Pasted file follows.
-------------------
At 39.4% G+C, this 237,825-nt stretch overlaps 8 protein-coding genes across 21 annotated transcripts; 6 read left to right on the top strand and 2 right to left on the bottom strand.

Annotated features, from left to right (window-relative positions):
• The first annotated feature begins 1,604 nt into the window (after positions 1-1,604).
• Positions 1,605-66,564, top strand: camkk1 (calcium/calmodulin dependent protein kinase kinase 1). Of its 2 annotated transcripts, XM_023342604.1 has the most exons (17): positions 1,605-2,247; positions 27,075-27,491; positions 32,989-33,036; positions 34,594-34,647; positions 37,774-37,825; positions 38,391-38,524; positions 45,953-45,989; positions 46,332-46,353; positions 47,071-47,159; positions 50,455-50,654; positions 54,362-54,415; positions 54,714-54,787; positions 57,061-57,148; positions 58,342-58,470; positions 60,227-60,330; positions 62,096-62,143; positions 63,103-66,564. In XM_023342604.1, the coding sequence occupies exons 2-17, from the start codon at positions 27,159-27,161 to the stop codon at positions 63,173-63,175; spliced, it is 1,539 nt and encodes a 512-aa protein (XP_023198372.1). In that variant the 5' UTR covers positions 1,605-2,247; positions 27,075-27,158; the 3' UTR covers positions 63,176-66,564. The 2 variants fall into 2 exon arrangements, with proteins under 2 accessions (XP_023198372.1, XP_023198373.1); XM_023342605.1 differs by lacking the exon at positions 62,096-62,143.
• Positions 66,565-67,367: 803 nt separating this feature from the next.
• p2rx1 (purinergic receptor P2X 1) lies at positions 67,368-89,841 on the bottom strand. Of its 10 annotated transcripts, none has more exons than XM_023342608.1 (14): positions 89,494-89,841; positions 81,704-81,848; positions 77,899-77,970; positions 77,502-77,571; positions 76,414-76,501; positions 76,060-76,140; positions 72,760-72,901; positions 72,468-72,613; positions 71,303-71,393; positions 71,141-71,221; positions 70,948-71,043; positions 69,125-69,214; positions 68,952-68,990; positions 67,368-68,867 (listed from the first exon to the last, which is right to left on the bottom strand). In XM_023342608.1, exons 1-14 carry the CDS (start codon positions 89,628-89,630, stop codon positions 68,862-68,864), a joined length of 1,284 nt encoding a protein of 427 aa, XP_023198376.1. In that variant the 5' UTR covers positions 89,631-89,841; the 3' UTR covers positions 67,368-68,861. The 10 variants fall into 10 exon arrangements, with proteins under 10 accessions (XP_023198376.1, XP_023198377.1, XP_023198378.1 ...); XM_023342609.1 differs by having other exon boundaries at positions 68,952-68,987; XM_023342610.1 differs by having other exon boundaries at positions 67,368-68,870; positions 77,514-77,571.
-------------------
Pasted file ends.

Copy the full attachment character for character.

At 39.4% G+C, this 237,825-nt stretch overlaps 8 protein-coding genes across 21 annotated transcripts; 6 read left to right on the top strand and 2 right to left on the bottom strand.

Annotated features, from left to right (window-relative positions):
• The first annotated feature begins 1,604 nt into the window (after positions 1-1,604).
• Positions 1,605-66,564, top strand: camkk1 (calcium/calmodulin dependent protein kinase kinase 1). Of its 2 annotated transcripts, XM_023342604.1 has the most exons (17): positions 1,605-2,247; positions 27,075-27,491; positions 32,989-33,036; positions 34,594-34,647; positions 37,774-37,825; positions 38,391-38,524; positions 45,953-45,989; positions 46,332-46,353; positions 47,071-47,159; positions 50,455-50,654; positions 54,362-54,415; positions 54,714-54,787; positions 57,061-57,148; positions 58,342-58,470; positions 60,227-60,330; positions 62,096-62,143; positions 63,103-66,564. In XM_023342604.1, the coding sequence occupies exons 2-17, from the start codon at positions 27,159-27,161 to the stop codon at positions 63,173-63,175; spliced, it is 1,539 nt and encodes a 512-aa protein (XP_023198372.1). In that variant the 5' UTR covers positions 1,605-2,247; positions 27,075-27,158; the 3' UTR covers positions 63,176-66,564. The 2 variants fall into 2 exon arrangements, with proteins under 2 accessions (XP_023198372.1, XP_023198373.1); XM_023342605.1 differs by lacking the exon at positions 62,096-62,143.
• Positions 66,565-67,367: 803 nt separating this feature from the next.
• p2rx1 (purinergic receptor P2X 1) lies at positions 67,368-89,841 on the bottom strand. Of its 10 annotated transcripts, none has more exons than XM_023342608.1 (14): positions 89,494-89,841; positions 81,704-81,848; positions 77,899-77,970; positions 77,502-77,571; positions 76,414-76,501; positions 76,060-76,140; positions 72,760-72,901; positions 72,468-72,613; positions 71,303-71,393; positions 71,141-71,221; positions 70,948-71,043; positions 69,125-69,214; positions 68,952-68,990; positions 67,368-68,867 (listed from the first exon to the last, which is right to left on the bottom strand). In XM_023342608.1, exons 1-14 carry the CDS (start codon positions 89,628-89,630, stop codon positions 68,862-68,864), a joined length of 1,284 nt encoding a protein of 427 aa, XP_023198376.1. In that variant the 5' UTR covers positions 89,631-89,841; the 3' UTR covers positions 67,368-68,861. The 10 variants fall into 10 exon arrangements, with proteins under 10 accessions (XP_023198376.1, XP_023198377.1, XP_023198378.1 ...); XM_023342609.1 differs by having other exon boundaries at positions 68,952-68,987; XM_023342610.1 differs by having other exon boundaries at positions 67,368-68,870; positions 77,514-77,571.